Having Zhenya Polosatova on Talking Shop earlier this month was an absolute pleasure. We had some issues with recording during the session, so Zhenya was kind enough to record a second version completely unprompted. She goes in-depth about how to apply a reflective framework to your life both inside and outside of the classroom. It was a great session, so if you missed it, the follow-up version is a worthwhile 13-minute watch.
The IATEFL conference happened this month. While we didn’t go (for reasons we’ll get into) yet it has been interesting to an eye on this from afar. Here are a few things that pinged the ELT Workshop radar:
First up, we’ve been enjoying some of the roundups of sessions. Rachel Tsateri’s summaries offered some food for thought. Tim was particularly interested in the sessions about observation. Observation is, paradoxically, an area which is extremely useful for professional development and also something teachers are scared of. Tim learned a new word (judgementoring) and also that studies suggest that teachers find frequent observation less stressful than infrequent observation.
Sandy Millin also provides a thorough roundup of her conference experience (Isn’t it interesting how people’s experiences of a conference can differ so much? – Tim). There’s too much to summarise here, but it’s great to see more attention paid to learning difficulties in ELT. Do grab a cup of tea and have a good read through.
Steve Brown is always a thought-provoking blogger and speaker. His IATEFL talk looks at ELT materials and their implicit messages. It’s one of many talks in the past few years that go beyond saying it’s bad that coursebooks don’t feature certain topics and look at what might happen instead. He also talks about the idea that empowering students simply helps them ‘exploit the system for [their] own benefit’ and doesn’t help change the system itself. He’s posted his slides with embedded audio over at his blog. It’s worth it for this image alone:
There have been some questions before and during the conference about the cost of it. From our point of view, there aren’t many reasons for an online conference to cost £250. In organising a conference, the main costs are hiring a venue, getting speakers to that venue and finding somewhere for those speakers to stay. None of these costs exist online, so there is no real reason for an online conference to cost this much. With so many cheap or free options, there isn’t really a reason to pay so much and we won’t be (at least until the ELTW corporate Amex cards finally show up).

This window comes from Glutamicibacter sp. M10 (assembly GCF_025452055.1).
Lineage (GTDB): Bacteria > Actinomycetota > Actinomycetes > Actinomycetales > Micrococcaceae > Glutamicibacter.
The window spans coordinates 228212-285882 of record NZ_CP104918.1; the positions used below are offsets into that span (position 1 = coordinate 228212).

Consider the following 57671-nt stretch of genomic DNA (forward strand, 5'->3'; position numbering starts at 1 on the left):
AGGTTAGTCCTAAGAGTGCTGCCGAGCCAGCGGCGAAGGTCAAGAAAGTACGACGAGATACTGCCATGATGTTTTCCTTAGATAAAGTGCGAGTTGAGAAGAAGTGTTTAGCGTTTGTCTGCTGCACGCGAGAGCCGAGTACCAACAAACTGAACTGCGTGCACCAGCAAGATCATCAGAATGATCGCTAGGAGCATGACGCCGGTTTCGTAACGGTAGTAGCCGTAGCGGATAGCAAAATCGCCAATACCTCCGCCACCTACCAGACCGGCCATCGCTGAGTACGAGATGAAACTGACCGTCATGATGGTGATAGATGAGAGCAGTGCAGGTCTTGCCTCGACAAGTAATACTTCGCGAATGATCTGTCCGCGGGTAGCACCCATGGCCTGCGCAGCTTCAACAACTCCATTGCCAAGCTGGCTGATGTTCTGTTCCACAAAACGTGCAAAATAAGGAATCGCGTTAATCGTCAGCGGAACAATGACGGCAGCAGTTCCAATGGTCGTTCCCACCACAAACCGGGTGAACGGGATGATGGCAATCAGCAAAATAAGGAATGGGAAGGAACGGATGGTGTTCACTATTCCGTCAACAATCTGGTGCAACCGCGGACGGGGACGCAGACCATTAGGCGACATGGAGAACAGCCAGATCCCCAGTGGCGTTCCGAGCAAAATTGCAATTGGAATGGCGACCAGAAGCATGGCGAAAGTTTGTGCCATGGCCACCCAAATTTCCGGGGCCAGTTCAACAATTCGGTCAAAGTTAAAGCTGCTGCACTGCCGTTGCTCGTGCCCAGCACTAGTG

To sum up, while we’re boycotting online conferences that cost over £30, we’re glad that we got to read these summaries. It’s also encouraging to see that, in spite of criticism of IATEFL’s conference promoting overly didactic methods of teaching, there are some good ideas floating around there if you look for them.
We are accepting suggestions for our book on Workshopping until Sunday. Just to remind you, this is a book we will be releasing to support the Hands Up Project. It’s going to be a collection of workshopping categories that can be used as a warm up activity for teachers. To find out more and submit an idea, click here.
We won’t be holding a workshop this month, but we will have a ‘What’s going on with you session. Keep an eye out for updates 👀.
This symposium on EdTech is coming up in the next month. It looks like there is a good range of topics and the price is within the ELTW approved range, so it could be worth checking out
Finally, we’d encourage you to go and see what’s happening with recent ‘What’s going on with you these days?’ guest Teresa Bestwick’s project The Teacher Development Hub. Their sessions are certainly worth checking out. You can find their calendar here.
Content consumer corner
This month, Tim has been enjoying Loki which finally answers the question ‘What if one of the Marvel TV shows was actually good?’ It’s a nice short season that’s just over half-way through at the time of writing. It’s pretty fun and has just the right amount of Owen Wilson with a moustache.
Tim has also been getting quite into bossa nova this month. Apparently the real stuff is very different to all those awful oversung covers of ‘The Girl from Ipanema’. He strongly recommends Stone Flower as an album for lazy sunny Sunday afternoons. Mike suggests blaming any problems in this newsletter on the bossa nova.